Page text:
1 February 2012Experts from the United Nations atomic energy watchdog have wrapped up their visit to Iran, saying they will continue to hold discussions later this month over concerns about the country’s nuclear programme. The experts, from the International Atomic Energy Agency (IAEA), met with Iranian officials in the country’s capital, Tehran, from Sunday to Tuesday in an effort to resolve outstanding substantive issues. Another meeting will now be held in Tehran on 21-22 February, according to an IAEA statement.The IAEA delegation also discussed with Iranian officials the initial steps that need to be taken by the country.“The agency is committed to intensifying dialogue. It remains essential to make progress on substantive issues,” said Yukiya Amano, the IAEA Director General.The statement noted that the experts had explained their concerns and identified priorities, which focus on the clarification of possible military dimensions to Iran’s nuclear programme.Iran has repeatedly stated that its nuclear programme is for the peaceful purpose of providing energy, but some countries contend it is seeking to develop nuclear weapons. The Security Council has imposed four rounds of sanctions against Iran, citing the proliferation risks of its nuclear programme and its continued failure to cooperate with the IAEA.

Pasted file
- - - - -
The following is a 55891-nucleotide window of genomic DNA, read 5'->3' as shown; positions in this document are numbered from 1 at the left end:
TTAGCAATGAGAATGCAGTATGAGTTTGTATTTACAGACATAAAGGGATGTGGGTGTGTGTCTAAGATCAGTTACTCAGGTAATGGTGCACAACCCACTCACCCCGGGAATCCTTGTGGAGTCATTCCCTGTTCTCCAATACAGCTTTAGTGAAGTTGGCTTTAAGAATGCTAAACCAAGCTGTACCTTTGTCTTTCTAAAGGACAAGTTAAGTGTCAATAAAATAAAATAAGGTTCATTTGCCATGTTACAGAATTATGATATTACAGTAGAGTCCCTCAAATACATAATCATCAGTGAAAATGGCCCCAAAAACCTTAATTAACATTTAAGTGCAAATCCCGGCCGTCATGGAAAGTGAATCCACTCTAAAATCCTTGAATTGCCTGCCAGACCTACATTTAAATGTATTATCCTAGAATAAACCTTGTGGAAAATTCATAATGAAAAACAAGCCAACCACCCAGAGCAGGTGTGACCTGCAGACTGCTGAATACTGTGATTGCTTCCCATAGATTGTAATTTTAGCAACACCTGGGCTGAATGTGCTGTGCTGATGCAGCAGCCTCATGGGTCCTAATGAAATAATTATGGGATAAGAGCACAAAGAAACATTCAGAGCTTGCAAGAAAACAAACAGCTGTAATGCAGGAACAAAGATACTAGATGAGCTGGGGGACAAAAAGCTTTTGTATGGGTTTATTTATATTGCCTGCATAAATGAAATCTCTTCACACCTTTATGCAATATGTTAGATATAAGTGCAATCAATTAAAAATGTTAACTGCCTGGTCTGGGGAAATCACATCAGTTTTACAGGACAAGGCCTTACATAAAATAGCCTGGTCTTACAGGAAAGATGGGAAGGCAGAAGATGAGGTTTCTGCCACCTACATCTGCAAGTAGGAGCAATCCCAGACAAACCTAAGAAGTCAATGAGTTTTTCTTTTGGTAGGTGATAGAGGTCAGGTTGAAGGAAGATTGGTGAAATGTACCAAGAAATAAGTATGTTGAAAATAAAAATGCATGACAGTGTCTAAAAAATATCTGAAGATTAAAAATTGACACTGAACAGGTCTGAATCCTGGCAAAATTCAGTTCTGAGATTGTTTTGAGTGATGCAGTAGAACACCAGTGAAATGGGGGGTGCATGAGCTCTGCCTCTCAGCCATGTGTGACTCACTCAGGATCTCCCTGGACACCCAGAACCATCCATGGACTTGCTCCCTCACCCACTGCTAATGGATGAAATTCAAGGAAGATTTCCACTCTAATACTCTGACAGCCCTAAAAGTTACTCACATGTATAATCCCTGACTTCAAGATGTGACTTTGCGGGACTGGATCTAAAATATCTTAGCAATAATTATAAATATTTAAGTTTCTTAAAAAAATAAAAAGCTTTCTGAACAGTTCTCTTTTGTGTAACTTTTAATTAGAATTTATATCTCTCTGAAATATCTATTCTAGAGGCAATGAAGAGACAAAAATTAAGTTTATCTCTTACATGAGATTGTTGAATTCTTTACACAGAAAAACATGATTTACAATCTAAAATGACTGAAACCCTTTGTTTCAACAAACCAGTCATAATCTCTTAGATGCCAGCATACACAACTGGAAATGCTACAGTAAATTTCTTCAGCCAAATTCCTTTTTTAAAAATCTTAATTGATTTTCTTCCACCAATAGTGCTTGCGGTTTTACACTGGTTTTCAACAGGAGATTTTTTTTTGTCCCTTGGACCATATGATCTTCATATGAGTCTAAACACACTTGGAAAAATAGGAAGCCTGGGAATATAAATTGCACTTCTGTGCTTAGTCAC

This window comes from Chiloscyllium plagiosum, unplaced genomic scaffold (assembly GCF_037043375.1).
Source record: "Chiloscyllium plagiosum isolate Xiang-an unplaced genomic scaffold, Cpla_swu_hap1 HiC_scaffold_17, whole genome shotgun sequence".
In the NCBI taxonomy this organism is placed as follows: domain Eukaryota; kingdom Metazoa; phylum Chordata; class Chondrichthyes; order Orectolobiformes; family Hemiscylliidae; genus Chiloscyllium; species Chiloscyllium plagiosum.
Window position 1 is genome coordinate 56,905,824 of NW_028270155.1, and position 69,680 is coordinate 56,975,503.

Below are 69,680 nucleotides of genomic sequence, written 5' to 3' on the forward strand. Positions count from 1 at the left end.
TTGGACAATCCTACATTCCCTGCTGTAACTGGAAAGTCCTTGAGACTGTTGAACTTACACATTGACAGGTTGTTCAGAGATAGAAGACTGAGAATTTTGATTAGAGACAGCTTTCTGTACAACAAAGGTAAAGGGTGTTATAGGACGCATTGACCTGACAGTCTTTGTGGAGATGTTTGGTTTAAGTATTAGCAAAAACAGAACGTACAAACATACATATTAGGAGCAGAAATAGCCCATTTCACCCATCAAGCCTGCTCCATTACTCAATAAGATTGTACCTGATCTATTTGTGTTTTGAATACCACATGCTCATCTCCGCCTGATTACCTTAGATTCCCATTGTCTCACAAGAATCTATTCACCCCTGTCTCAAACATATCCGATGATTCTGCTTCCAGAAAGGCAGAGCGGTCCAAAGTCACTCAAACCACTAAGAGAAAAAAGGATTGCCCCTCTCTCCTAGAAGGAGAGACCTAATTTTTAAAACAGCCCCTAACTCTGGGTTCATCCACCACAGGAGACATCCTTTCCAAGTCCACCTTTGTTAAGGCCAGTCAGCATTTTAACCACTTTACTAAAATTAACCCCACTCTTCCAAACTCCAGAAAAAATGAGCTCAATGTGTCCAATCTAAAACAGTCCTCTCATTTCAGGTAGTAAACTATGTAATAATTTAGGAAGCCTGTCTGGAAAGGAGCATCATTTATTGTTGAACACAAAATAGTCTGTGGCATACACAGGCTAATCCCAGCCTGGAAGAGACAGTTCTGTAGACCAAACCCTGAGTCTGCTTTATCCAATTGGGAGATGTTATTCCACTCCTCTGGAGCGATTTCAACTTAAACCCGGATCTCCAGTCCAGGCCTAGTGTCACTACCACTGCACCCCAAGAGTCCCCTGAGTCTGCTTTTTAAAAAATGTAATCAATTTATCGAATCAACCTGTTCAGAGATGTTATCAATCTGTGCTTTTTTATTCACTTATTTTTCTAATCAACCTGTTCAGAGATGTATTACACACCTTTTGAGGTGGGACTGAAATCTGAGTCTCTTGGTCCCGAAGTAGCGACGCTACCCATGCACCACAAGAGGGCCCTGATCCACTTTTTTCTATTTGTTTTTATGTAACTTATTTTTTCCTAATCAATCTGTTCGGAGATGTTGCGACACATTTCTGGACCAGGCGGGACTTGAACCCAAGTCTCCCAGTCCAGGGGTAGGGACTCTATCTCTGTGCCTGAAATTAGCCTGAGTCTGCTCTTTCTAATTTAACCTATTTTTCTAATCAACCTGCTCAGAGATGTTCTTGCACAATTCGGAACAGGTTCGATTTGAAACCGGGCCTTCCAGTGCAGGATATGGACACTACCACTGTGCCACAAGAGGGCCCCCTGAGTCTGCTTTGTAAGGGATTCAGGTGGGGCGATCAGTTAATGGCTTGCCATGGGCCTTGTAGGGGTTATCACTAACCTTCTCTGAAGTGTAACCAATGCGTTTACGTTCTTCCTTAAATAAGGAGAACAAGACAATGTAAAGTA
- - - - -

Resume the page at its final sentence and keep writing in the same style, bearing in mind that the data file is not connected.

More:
Samaraweera said that Yun’s visit is historic and timely as he is the first South Korean top diplomat to visit Sri Lanka in 31 years. He announced that his Government will hand over a sum of 200,000 dollars to Sri Lanka as humanitarian aid for Sri Lanka’s ongoing drought situation. (Colombo Gazette) He expressed his Government’s deep appreciation at the announcement by the Republic of Korea to increase its economic cooperation with Sri Lanka from 300 million dollars to 500 million dollars within the next three years.“I appreciate the financial assistance given to us by the Republic of Korea,” Samaraweera said. South Korean Foreign Minister Yun Byung-se said that his country will expand economic cooperation with Sri Lanka from 300 million dollars to 500 million dollars over the next three years, the Xinhua news agency reported.Yun, who arrived in Sri Lanka earlier in the day, held bilateral discussions with his Sri Lankan counterpart Mangala Samaraweera during which both sides agreed to further strengthen ties in several areas. “I am confident that the visit by the minister will further enhance the relations between our two countries and pave the way for stronger ties in all spheres of cooperation,” he added.For his part, Yun said the South Korean Government has agreed to facilitate Korean companies to engage ininfrastructure projects in Sri Lanka so that it would help Sri Lanka’s national rebuilding efforts.Yun said the two countries were planning to hold commemorative events to mark the 40th anniversary of diplomatic relations this year and facilitate the exchange of high-level visits. While addressing the media after the meeting, Samaraweera said that the Governments of the Republic of Korea and Sri Lanka have agreed to further strengthen ties in trade and investment.